Amnesty holds rally that’s totally virtual

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Amnesty holds rally that’s totally virtual

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A protest by hologram is shown Wednesday night outside Gyeongbok Palace in central Seoul, as passersby look on. [KANG JUNG-HYUN]

Korea’s first-ever hologram demonstration was staged Wednesday night in Gwanghwamun Square, central Seoul, by the local branch of Amnesty International to protest what they called authorities’ infringement of the freedom of assembly and speech.

The hour-long demonstration, staged a day before the third anniversary of President Park Geun-hye’s inauguration, was peaceful. Three hundred police officers were dispatched to the scene.

Korea became the second venue in the world for a political protest done with holograms. The first was held in Madrid in April 2015 to protest a new law prohibiting people from rallying outside government buildings.

In Seoul, ghostly images of some 80 people were projected onto a large translucent screen in front of Gyeongbok Palace, illustrating 3-D holographic forms holding politically charged placards. Separate voice recordings demanding the right to assembly pierced the night air.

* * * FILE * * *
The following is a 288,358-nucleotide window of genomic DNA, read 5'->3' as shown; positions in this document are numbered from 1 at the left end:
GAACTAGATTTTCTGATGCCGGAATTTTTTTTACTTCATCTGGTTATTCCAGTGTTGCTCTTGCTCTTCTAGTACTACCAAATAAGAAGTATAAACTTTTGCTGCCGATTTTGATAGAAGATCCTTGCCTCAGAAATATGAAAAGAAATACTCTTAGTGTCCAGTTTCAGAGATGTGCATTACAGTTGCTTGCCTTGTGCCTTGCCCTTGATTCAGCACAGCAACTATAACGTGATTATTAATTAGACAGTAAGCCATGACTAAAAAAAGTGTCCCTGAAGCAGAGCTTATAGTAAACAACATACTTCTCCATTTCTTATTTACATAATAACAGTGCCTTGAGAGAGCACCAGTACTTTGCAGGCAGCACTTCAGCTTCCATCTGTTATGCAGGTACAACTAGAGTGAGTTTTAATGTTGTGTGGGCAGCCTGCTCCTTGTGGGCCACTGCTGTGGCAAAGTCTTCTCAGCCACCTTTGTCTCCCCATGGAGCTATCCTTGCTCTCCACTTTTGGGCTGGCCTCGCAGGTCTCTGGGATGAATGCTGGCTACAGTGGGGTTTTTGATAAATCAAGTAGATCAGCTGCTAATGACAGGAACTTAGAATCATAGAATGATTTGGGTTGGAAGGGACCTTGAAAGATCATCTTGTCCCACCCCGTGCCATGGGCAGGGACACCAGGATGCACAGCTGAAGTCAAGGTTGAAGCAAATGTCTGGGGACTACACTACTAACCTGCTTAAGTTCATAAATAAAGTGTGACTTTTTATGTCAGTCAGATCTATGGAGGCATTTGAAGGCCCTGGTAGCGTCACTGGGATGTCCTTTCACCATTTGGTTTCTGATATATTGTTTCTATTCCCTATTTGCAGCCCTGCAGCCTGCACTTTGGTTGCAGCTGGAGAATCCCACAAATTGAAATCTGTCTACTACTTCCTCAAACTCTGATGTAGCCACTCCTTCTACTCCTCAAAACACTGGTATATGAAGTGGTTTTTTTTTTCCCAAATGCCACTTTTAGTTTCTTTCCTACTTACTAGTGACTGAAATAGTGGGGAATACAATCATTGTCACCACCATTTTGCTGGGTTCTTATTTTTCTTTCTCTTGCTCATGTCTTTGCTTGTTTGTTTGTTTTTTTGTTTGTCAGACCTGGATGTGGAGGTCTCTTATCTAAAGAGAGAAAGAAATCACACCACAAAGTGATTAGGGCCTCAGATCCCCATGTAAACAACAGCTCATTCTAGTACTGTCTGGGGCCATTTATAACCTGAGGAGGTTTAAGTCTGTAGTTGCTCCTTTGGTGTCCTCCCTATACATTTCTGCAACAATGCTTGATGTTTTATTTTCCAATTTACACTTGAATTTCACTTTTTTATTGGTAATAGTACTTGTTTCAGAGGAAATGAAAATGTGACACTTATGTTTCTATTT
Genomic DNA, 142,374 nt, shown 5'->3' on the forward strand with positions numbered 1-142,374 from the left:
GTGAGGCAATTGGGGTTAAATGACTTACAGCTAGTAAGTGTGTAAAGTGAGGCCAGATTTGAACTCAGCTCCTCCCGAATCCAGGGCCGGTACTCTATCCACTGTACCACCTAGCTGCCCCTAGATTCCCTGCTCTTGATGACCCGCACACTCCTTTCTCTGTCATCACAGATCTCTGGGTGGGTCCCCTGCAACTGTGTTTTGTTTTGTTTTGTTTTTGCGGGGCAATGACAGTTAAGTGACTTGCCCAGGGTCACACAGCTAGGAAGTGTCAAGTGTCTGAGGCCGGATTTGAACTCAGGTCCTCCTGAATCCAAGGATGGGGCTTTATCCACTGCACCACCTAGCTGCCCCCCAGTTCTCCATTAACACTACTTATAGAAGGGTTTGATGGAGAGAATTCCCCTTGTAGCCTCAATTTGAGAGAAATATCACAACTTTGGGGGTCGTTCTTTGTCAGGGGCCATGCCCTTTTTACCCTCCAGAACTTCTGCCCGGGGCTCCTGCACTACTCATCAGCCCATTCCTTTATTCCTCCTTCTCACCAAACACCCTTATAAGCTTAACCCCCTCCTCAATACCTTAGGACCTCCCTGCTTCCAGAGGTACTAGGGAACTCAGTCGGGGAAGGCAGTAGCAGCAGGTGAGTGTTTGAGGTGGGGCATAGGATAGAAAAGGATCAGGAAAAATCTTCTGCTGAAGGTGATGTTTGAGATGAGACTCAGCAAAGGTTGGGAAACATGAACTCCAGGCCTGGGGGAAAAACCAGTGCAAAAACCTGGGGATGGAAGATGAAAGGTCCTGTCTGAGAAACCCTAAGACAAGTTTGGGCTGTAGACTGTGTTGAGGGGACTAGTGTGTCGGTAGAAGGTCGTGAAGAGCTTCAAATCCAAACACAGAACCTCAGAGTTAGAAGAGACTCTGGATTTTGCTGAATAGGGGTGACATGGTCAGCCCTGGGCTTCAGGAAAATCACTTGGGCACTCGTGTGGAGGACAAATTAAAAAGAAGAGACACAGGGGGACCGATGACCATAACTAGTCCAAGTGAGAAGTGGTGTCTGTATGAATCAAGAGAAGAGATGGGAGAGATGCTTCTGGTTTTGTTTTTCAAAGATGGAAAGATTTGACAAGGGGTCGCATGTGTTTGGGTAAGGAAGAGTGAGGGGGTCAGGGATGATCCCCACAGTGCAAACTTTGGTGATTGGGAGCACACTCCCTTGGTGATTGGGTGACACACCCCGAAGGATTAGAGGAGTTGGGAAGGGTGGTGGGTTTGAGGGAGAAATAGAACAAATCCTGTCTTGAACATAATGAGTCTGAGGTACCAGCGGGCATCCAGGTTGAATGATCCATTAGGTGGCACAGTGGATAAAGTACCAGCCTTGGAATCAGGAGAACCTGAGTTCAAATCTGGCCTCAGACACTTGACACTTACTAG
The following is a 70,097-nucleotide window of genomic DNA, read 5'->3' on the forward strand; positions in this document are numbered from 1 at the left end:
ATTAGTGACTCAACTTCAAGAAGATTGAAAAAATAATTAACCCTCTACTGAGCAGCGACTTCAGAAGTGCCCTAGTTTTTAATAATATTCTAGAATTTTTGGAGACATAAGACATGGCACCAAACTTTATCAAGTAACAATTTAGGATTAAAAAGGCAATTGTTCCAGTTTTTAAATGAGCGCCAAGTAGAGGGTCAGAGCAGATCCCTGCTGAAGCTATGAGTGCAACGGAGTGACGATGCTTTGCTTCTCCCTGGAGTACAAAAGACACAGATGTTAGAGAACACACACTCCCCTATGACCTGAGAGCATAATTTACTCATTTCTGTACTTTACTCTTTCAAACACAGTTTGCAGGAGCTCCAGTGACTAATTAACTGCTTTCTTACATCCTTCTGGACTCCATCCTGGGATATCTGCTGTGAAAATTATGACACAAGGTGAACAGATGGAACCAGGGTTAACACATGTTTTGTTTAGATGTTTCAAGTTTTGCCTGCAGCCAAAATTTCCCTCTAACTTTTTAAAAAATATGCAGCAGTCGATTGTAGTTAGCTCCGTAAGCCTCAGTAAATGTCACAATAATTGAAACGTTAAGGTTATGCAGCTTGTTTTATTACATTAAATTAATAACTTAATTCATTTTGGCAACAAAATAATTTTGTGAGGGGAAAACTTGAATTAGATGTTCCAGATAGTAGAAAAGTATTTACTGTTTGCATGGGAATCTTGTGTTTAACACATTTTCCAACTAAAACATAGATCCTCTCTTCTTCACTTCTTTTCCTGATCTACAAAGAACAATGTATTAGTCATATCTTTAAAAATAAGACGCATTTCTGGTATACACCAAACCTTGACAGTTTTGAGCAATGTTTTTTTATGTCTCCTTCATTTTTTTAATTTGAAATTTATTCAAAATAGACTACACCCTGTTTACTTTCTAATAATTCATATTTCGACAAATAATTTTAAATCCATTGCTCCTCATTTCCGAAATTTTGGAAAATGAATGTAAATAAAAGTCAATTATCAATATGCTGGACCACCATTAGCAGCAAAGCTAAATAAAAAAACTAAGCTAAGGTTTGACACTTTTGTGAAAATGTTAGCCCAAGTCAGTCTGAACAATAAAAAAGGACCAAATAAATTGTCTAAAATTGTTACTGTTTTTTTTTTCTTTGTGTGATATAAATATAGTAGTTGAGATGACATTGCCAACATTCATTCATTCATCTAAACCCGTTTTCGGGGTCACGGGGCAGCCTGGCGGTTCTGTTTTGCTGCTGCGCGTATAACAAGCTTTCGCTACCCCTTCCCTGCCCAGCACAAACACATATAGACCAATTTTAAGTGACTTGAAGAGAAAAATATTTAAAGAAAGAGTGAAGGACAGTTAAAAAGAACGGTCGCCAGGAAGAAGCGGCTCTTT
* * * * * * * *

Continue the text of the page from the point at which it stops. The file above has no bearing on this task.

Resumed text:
Earlier this month, around 120 volunteers were recruited by Amnesty Korea and filmed picketing inside a studio for two days. After 10 days of editing and photoshopping the images, the humanitarian group was technically able to reflect the shots onto a screen that was 10 meters (33 feet) in length and 3 meters in height.

Scores of other volunteers were involved in the voice recordings, which were received via the smartphone chatting app Kakao Talk.

Park Si-hyeon, 24, who was among the virtual protestors, said she felt like she had watched a short movie when the end product was finally shown in one of the capital’s most bustling districts.

“It was my first time shooting in a studio covered with green panel walls,” said Park, adding she was eager to find out how the unusual process would turn out in the end.

Amnesty Korea said their core task was to establish an “institutional framework” to battle against the “abuse of police force.” Police on the scene checked whether the holograms were reflected on nearby roads and disturbed traffic.

Authorities also measured the chanting sounds to verify whether they were legally under domestic limits for nighttime protests.

Noting that Amnesty Korea downplayed its political purpose by registering the event as a “cultural festival,” the Jongno Police Precinct had warned it would take legal action if the program led to real people chanting.

A Jongno police officer said the hologram form made it “difficult” for them to apply some key clauses of the domestic Assembly and Demonstration Act on it because it was completely beyond the norm.

BY JEONG JIN-WOO [lee.sungeun@joongang.co.kr]

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